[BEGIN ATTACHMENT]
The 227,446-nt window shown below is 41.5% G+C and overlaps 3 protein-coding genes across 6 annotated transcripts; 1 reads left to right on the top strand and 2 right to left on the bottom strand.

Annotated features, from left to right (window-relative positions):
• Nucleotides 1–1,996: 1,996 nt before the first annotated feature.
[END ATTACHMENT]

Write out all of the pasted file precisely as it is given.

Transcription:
The 227,446-nt window shown below is 41.5% G+C and overlaps 3 protein-coding genes across 6 annotated transcripts; 1 reads left to right on the top strand and 2 right to left on the bottom strand.

Annotated features, from left to right (window-relative positions):
• Nucleotides 1–1,996: 1,996 nt before the first annotated feature.